A Georgia woman who is three years into a painful recovery is suing after claiming she received the wrong dosage of a medication that caused her body to burn from the inside out. Khaliah Shaw, 26, spent three weeks in a medically induced coma while her skin slowly peeled off and wants to ensure that other patients are protected from pharmaceutical errors, 11Alive.com reported.
“This did not have to happen,” Shaw, who lives in Snellville, about 30 miles northeast of Atlanta, told 11Alive.com. “This was not just some sort of fluke in my opinion. This happened as a directly (sic) result of somebody’s error.”
In 2014, Shaw told her doctors she felt depressed and received a prescription for Lamictal, an anti-seizure medication sometimes used to treat bipolar disorders, the Tech Times reported.
Shaw took the medication for two weeks before she started breaking out in blisters. Shaw told the news outlet that her body felt like it “was on fire.”
Eventually, doctors diagnosed her with Stevens Johnson Syndrome, a rare skin disorder that is typically caused by an adverse reaction to medication, 11Alive.com reported.
“It essentially causes your body to burn from the inside out, and you pretty much just melt,” she told 11Alive.com.
The Palm Beach Post reported that others are also suing pharmaceutical company GlaxoSmithKline (GSK) for promoting Lamictal without advertising its risks in full. In July 2012, the pharmaceutical company pleaded guilty to criminal negligent charges for allegations of fraud and failure to report product safety data for the drug, the newspaper reported. GSK paid $3 billion total.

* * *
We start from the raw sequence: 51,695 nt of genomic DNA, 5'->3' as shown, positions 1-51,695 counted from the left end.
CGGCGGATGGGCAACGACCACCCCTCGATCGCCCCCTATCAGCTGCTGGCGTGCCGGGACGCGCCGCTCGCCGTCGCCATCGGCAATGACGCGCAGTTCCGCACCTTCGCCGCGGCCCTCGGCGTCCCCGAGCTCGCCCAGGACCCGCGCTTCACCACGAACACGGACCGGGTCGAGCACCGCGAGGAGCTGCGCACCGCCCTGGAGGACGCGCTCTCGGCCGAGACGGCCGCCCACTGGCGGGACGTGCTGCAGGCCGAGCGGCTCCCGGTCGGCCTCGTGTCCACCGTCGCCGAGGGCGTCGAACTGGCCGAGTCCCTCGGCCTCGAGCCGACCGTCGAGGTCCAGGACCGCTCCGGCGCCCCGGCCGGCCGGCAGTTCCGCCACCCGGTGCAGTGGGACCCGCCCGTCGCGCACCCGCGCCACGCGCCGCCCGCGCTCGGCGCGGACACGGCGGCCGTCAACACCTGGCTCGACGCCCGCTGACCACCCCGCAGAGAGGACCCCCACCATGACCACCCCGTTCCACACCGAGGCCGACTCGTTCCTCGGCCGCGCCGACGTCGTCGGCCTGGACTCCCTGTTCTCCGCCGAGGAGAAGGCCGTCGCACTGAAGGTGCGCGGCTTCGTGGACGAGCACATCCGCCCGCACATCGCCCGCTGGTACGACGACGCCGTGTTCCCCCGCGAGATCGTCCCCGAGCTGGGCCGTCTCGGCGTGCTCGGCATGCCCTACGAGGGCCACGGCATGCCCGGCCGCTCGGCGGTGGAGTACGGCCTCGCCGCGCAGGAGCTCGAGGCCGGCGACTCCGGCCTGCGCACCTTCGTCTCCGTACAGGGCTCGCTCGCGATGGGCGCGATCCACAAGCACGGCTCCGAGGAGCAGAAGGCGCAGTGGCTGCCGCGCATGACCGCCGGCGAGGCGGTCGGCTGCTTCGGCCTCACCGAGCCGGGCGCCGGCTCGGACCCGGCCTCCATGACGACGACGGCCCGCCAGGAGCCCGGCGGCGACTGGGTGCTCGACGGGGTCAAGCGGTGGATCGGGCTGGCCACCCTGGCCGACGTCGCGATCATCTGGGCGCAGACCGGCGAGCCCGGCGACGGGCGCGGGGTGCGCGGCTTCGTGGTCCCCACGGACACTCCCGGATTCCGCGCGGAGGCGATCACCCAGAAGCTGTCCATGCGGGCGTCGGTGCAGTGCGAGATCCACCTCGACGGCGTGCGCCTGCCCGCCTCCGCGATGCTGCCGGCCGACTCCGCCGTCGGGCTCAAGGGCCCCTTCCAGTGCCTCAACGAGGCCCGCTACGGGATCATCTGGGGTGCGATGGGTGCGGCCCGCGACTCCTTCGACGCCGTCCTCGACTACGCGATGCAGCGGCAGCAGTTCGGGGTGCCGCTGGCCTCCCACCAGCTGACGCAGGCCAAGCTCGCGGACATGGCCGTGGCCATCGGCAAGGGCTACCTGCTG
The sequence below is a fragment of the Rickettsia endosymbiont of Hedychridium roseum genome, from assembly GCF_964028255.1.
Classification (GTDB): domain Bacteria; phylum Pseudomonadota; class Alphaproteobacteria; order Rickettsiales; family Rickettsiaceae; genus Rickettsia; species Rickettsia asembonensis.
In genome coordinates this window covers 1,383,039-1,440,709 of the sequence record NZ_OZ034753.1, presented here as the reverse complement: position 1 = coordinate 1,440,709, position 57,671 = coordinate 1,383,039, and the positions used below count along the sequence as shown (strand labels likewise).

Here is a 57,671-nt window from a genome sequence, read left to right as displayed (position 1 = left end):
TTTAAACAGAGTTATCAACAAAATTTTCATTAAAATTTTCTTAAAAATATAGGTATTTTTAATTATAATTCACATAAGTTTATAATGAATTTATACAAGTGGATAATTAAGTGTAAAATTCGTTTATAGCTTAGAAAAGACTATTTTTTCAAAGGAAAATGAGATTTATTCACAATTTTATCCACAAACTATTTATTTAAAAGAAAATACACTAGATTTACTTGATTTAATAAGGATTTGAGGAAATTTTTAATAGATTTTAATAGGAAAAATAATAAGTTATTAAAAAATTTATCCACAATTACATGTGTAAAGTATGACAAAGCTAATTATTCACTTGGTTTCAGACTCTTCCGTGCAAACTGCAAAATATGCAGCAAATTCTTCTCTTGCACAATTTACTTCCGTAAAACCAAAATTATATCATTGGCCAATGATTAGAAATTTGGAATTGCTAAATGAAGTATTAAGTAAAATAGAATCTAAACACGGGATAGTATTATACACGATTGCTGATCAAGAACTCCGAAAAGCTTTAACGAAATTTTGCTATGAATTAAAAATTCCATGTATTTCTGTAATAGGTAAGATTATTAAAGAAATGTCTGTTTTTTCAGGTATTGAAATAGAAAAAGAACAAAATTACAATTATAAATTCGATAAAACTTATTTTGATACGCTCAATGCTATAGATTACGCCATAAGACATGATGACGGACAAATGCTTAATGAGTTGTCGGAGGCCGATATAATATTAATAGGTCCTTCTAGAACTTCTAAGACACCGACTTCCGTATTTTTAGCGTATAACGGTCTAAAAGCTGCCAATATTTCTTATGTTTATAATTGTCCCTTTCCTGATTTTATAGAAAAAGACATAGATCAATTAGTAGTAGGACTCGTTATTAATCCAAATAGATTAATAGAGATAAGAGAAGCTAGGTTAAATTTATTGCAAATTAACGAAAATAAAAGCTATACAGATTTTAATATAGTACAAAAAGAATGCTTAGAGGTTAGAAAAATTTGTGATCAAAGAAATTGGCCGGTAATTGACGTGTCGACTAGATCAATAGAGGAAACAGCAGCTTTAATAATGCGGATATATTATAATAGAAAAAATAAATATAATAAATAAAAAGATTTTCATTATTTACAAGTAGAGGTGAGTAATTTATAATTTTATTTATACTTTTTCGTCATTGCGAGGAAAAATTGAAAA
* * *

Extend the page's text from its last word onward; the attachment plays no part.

As for Shaw, the young woman has come to resemble a burn victim. She has lost her fingernails and sweat glands, and she is slowly going blind, 11Alive.com reported.
“They’re telling me this could happen again, and they’re telling me if it did happen again, that it would be worse,” Shaw told the news outlet.
The lawsuit claims her medical bills total upwards of $3.45 million and are expected to continue to grow as she continues receiving treatment.
“I never heard of Steven Johnson Syndrome until I was in the hospital with my skin melting off my body. That’s when I learned what it was,” she told the news outlet.
Shaw’s attorney told 11Alive.com that alleged errors by pharmacists continue to “happen at an alarming rate,” because staff are too rushed and too busy.
In telling her story, Shaw wants to raise awareness about the dangers of prescription medication errors.
"It is difficult being in the spotlight, but I think it is worth it if it means someone is more educated about the medication that they are taking," Shaw told The Palm Beach Post.